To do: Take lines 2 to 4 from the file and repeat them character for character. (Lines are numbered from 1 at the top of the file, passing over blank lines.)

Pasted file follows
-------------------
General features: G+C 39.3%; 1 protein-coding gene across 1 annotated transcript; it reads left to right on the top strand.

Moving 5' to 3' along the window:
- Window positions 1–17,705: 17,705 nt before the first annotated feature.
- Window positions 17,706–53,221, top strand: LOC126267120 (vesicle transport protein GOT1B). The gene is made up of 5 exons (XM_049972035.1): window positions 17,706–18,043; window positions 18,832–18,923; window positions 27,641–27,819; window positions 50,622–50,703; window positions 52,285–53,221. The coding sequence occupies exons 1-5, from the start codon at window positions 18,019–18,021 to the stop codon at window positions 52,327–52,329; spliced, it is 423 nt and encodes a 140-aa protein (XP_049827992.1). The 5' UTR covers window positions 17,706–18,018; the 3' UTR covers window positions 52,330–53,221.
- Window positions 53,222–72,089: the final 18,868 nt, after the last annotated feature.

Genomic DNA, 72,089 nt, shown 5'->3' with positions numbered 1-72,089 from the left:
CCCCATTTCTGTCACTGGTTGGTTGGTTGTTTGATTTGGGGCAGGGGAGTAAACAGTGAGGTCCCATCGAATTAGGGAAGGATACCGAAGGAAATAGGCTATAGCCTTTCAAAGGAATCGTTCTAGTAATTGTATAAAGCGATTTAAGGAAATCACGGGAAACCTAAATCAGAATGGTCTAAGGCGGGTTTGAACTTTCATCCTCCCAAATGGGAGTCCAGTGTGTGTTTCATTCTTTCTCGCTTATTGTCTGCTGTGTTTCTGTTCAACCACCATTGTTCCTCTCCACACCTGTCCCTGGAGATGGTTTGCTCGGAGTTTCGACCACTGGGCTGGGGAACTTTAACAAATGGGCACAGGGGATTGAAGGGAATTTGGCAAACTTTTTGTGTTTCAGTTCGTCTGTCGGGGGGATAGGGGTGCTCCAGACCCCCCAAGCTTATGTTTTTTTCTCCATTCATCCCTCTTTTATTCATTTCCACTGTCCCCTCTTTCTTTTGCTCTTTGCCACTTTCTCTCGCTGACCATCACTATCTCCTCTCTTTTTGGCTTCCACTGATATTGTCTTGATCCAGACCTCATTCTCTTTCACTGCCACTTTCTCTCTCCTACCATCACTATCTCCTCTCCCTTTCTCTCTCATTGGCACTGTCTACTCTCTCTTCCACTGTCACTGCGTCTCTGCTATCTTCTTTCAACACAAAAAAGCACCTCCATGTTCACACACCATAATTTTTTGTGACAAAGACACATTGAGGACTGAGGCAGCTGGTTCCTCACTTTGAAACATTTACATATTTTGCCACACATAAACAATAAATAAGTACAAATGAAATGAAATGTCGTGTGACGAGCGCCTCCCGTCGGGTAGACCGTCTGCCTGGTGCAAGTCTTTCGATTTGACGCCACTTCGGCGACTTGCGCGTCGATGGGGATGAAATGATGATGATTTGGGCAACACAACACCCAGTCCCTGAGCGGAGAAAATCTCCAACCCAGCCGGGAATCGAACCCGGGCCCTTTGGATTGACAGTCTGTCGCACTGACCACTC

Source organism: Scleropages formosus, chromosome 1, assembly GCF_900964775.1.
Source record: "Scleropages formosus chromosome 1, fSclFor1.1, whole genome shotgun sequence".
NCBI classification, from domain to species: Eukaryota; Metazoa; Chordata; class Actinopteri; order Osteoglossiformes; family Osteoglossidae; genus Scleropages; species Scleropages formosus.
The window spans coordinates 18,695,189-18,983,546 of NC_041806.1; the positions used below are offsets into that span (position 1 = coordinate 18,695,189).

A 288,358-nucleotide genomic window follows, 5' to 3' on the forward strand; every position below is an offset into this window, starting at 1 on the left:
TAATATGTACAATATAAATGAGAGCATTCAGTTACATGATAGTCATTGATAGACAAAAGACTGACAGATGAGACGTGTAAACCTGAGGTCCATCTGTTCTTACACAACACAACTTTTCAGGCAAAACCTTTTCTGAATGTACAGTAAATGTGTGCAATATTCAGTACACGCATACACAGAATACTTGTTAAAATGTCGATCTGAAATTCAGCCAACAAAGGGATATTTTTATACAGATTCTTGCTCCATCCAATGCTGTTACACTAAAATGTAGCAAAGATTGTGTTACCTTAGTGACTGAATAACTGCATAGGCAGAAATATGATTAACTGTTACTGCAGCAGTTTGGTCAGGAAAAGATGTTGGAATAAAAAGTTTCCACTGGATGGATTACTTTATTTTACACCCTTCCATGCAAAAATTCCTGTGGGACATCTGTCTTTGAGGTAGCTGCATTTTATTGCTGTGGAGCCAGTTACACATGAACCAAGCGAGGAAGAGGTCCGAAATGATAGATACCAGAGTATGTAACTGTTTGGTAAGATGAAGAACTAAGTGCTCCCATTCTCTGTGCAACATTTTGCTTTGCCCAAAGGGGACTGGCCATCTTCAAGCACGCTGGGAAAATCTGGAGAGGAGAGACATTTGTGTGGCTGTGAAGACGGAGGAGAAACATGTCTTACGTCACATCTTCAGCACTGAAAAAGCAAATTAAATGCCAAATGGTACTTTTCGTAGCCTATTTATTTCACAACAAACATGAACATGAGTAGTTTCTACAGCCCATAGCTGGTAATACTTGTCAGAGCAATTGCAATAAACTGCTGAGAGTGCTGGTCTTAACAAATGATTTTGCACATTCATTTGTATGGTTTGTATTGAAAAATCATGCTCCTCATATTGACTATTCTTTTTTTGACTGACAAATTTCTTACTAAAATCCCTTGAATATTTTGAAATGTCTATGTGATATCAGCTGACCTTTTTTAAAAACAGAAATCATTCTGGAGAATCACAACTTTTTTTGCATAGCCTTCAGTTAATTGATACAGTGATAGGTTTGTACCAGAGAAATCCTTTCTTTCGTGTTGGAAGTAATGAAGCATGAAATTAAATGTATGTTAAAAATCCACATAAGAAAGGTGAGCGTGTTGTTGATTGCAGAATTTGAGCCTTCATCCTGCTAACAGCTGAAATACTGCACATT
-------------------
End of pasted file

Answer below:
Moving 5' to 3' along the window:
- Window positions 1–17,705: 17,705 nt before the first annotated feature.
- Window positions 17,706–53,221, top strand: LOC126267120 (vesicle transport protein GOT1B). The gene is made up of 5 exons (XM_049972035.1): window positions 17,706–18,043; window positions 18,832–18,923; window positions 27,641–27,819; window positions 50,622–50,703; window positions 52,285–53,221. The coding sequence occupies exons 1-5, from the start codon at window positions 18,019–18,021 to the stop codon at window positions 52,327–52,329; spliced, it is 423 nt and encodes a 140-aa protein (XP_049827992.1). The 5' UTR covers window positions 17,706–18,018; the 3' UTR covers window positions 52,330–53,221.